“This is the genealogy of Jesus the Messiah, the son of David, the son of Abraham..”
Matthew 1: 1

Extra readings: Matthew 1

In yesterday’s devotion we saw that it was Matthew’s Jewishness, and the fact that he was writing for a primarily Jewish audience, that dictated the way he structured his Jesus birth narrative. We see this from the very first sentence as he goes to great lengths to assert the Jewishness of Jesus and his legitimacy within the great scheme of God and His chosen people.

You might be tempted to let your eyes drift quickly down the seemingly endless genealogy with which Matthew begins his Gospel in order to get to the real action. But resist that temptation and consider rather that this is the most fitting and compelling way to start the New Testament. Why would Matthew begin his Gospel with a boring list of more than 40 names? Firstly, because it serves as a bridge between the Old and New Testaments. Secondly, because it’s a summary of the Bible story thus far. Jesus. David. Abraham. Boom. The story of God and His people in a nutshell. Thirdly, these names are the real names of real historical people who really existed in space and time. Matthew places Jesus squarely within this march of history, establishing the foundational doctrine of Jesus’ full and true humanity. Fourthly, remember Matthew’s primarily Jewish audience? Genealogies were especially important to the Jewish people. Israel’s king had to be a Jew, and not a foreigner (Deuteronomy 17: 15) and he had to be a descendant of David (2 Samuel 7: 12-16). When the Jews returned from the Babylonian captivity, it was important for these returned exiles to show that their roots were Jewish and could be traced through the genealogies. No one could serve as priest whose name could not be found in the genealogical records (Ezra 2: 62). In providing these genealogies, Matthew is supporting Jesus’ right to be the promised King of the Jews, or, Messiah. Finally, this genealogy tells us that Jesus is none other than the fulfillment of the promises God made to Abraham (through you all the nations of the world will be blessed) and David (his throne would be established forever).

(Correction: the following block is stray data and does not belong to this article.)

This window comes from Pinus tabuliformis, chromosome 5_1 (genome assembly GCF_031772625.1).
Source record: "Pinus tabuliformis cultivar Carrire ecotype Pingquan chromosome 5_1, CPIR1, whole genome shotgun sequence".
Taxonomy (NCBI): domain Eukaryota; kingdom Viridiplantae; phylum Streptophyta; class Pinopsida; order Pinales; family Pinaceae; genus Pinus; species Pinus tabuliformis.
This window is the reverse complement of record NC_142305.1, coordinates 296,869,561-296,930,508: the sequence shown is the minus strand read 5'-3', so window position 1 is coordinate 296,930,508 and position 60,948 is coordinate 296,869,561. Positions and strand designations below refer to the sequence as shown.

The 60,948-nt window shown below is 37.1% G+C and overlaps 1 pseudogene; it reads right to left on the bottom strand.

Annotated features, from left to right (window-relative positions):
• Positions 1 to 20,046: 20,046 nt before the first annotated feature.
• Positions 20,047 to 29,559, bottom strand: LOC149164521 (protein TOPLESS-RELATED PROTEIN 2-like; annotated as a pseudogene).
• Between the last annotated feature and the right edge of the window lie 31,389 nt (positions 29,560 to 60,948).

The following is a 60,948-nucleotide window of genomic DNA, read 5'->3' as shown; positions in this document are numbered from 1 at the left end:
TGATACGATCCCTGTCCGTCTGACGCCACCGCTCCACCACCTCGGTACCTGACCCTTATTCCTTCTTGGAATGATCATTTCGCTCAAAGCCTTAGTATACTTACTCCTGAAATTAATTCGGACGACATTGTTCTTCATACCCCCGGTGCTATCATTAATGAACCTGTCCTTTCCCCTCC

It is not just Jewish believers who can take comfort from Matthew’s opener. We can all draw strength from the overwhelming witness of Scripture to the legitimacy of Jesus Christ, the Messiah. We serve no pretender to the throne. We serve the true and rightful King.


King Jesus, truly you are who you say you are. I bow my knee before you today and give you the rightful worship due to your noble name.

Why don’t you sit together as a family and do this devotional? Here’s a guideline:

1. Prepare by getting out all the photographs you have of your ancestors – parents, grandparents and great grandparents on both sides.
2. Begin by allowing each person to chat about the grandparents they know, or remember, and you can join in with your own stories.  
3. Ask each person whether they think Jesus also had human ancestors.
4. Explain that he did because he was both fully God and fully human. Show them the genealogy in Matthew and point out that Jesus came from the kingly line of David and is the true King sent from God.
5. Finish by praying and blessing each child, then allow them to open their Day 3 Advent Calendar.